Whether starting recon on a new client’s environment or migrating a long-term client’s data to new servers, it sometimes is necessary to know some basic information on the user accounts listed in Active Directory.
Recently, I was installing new servers for a public school, and part of the project included the clean-up of unused login scripts that existed on the domain controllers. Additionally, we wanted to add new home drives to all users, but we didn’t know which already existed or where they were already pointed without painstakingly combing through AD account by account.
Utilizing PowerShell for User Info
Around here, we like to stand on the shoulders of giants, so building on Lindsey’s recent post on AD user counts, I turned to my old friend PowerShell. Running the following script on my client’s domain controller gave me just what I needed. I was able to immediately see all my users, which ones were enabled and which were disabled, their login script, their home drive information and the last time they logged on:
Get-ADUser -filter * -properties * | ft -AutoSize enabled, null, Name, null, scriptpath, null, homedrive, null, homedirectory, null, lastlogondate > C:\ADusers.txt
While it may look a bit daunting at first glance, it is actually quite simple when you break it down:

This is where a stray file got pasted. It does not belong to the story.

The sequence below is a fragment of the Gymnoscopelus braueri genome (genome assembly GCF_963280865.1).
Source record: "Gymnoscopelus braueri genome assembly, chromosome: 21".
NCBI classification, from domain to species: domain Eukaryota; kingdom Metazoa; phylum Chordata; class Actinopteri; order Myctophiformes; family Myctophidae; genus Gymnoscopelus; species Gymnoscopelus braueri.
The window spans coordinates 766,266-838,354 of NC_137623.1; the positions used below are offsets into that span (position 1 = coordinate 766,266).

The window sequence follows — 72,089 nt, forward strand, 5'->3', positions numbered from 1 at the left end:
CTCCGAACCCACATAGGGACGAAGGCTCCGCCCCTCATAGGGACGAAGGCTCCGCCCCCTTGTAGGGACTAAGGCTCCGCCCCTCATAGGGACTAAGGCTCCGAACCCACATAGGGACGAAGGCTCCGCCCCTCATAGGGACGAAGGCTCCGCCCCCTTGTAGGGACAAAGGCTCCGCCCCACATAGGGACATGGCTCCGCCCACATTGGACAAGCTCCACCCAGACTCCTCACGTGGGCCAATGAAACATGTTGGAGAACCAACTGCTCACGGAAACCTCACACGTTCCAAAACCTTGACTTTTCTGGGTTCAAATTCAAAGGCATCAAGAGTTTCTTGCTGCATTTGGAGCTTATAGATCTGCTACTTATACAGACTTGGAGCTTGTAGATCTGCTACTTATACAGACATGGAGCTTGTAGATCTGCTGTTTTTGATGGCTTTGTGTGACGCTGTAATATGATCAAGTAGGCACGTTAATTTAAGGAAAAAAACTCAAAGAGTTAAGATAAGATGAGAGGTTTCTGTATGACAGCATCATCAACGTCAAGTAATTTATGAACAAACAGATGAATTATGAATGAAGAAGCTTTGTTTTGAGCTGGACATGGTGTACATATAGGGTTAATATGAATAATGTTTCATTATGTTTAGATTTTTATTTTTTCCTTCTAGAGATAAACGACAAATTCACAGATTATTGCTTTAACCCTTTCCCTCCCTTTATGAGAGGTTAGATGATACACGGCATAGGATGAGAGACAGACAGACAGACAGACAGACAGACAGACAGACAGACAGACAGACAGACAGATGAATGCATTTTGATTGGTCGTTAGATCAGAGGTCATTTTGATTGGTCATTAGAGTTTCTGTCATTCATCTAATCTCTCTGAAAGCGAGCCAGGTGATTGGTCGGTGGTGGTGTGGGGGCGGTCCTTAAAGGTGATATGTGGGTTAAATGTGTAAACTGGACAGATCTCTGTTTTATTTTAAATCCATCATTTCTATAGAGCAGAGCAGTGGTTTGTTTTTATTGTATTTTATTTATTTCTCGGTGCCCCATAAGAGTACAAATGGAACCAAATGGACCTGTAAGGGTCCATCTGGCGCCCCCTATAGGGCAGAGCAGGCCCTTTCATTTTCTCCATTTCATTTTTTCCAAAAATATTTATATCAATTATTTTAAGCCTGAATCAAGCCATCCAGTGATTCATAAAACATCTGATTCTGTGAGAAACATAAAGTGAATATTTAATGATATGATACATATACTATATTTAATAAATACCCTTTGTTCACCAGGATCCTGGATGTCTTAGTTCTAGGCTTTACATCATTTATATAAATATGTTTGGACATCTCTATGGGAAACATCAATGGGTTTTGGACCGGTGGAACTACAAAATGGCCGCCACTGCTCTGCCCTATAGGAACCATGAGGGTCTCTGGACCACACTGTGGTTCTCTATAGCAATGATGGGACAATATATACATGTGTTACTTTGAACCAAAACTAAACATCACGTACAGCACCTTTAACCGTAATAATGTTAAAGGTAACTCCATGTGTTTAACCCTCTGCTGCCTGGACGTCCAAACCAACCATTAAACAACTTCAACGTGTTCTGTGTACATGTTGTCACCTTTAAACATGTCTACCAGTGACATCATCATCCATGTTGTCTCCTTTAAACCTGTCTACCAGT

Get-ADUser -filter * -properties *
- This part tells PowerShell to grab all user accounts that exist in AD.
| ft -AutoSize
- Formats output as a table and sets column width automatically based on the amount of information returned.
enabled, null, Name, null, scriptpath, null, homedrive, null, homedirectory, null, lastlogondate
- Pulls information from each of the listed properties for each account. Null isn’t necessary here, but it does add a handy double bracket between each column. This makes the output easier to read and enables you to use the column as a delimiter if you decide to import the output file into Excel.
- This pipes the output into a text file at the listed location.
By adding other available fields to the table column list, I can easily tweak the information I get however I want. For example, I can change this to show all locked-out accounts, the last bad password attempt for each account and when the accounts were locked.
Adjusting the PowerShell Window
If you run into issues with columns having their content truncated in those annoying fiena… formats, you can adjust the width of your PowerShell window. Just click the icon in the upper-right corner of your PowerShell window and go to Properties > Layout > Window Size. Adjusting it to a higher number will widen the window and allow the columns to fill out: